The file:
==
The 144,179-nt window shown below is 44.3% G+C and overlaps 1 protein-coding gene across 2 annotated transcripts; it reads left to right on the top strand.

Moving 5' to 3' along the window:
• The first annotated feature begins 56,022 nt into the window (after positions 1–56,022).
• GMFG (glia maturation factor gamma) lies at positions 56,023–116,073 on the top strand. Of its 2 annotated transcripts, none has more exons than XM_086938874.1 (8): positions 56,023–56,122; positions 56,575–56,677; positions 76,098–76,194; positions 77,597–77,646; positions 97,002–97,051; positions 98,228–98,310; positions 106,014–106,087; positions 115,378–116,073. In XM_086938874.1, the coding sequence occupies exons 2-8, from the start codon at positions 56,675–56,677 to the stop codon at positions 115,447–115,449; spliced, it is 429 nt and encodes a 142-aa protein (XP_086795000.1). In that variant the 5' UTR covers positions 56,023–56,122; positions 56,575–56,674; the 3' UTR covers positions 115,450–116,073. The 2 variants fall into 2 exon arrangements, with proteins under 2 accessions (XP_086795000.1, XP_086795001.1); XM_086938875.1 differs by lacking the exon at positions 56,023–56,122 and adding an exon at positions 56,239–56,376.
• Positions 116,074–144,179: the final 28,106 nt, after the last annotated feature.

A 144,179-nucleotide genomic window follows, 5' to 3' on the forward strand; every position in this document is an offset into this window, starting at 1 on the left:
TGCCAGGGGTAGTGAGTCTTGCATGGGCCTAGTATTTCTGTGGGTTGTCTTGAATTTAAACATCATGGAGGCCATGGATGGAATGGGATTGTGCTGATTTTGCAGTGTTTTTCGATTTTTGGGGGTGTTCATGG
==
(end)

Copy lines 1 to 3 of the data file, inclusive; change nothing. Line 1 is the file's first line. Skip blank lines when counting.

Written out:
The 144,179-nt window shown below is 44.3% G+C and overlaps 1 protein-coding gene across 2 annotated transcripts; it reads left to right on the top strand.

Moving 5' to 3' along the window:
• The first annotated feature begins 56,022 nt into the window (after positions 1–56,022).